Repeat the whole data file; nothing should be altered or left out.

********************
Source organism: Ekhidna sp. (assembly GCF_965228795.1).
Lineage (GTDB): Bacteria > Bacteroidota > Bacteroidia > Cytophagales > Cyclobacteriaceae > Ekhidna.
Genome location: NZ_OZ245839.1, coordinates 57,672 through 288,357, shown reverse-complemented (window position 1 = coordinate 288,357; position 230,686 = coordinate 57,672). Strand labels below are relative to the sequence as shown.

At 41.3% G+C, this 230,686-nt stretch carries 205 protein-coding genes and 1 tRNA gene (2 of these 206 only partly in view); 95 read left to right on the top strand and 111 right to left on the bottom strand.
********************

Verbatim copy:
Source organism: Ekhidna sp. (assembly GCF_965228795.1).
Lineage (GTDB): Bacteria > Bacteroidota > Bacteroidia > Cytophagales > Cyclobacteriaceae > Ekhidna.
Genome location: NZ_OZ245839.1, coordinates 57,672 through 288,357, shown reverse-complemented (window position 1 = coordinate 288,357; position 230,686 = coordinate 57,672). Strand labels below are relative to the sequence as shown.

At 41.3% G+C, this 230,686-nt stretch carries 205 protein-coding genes and 1 tRNA gene (2 of these 206 only partly in view); 95 read left to right on the top strand and 111 right to left on the bottom strand.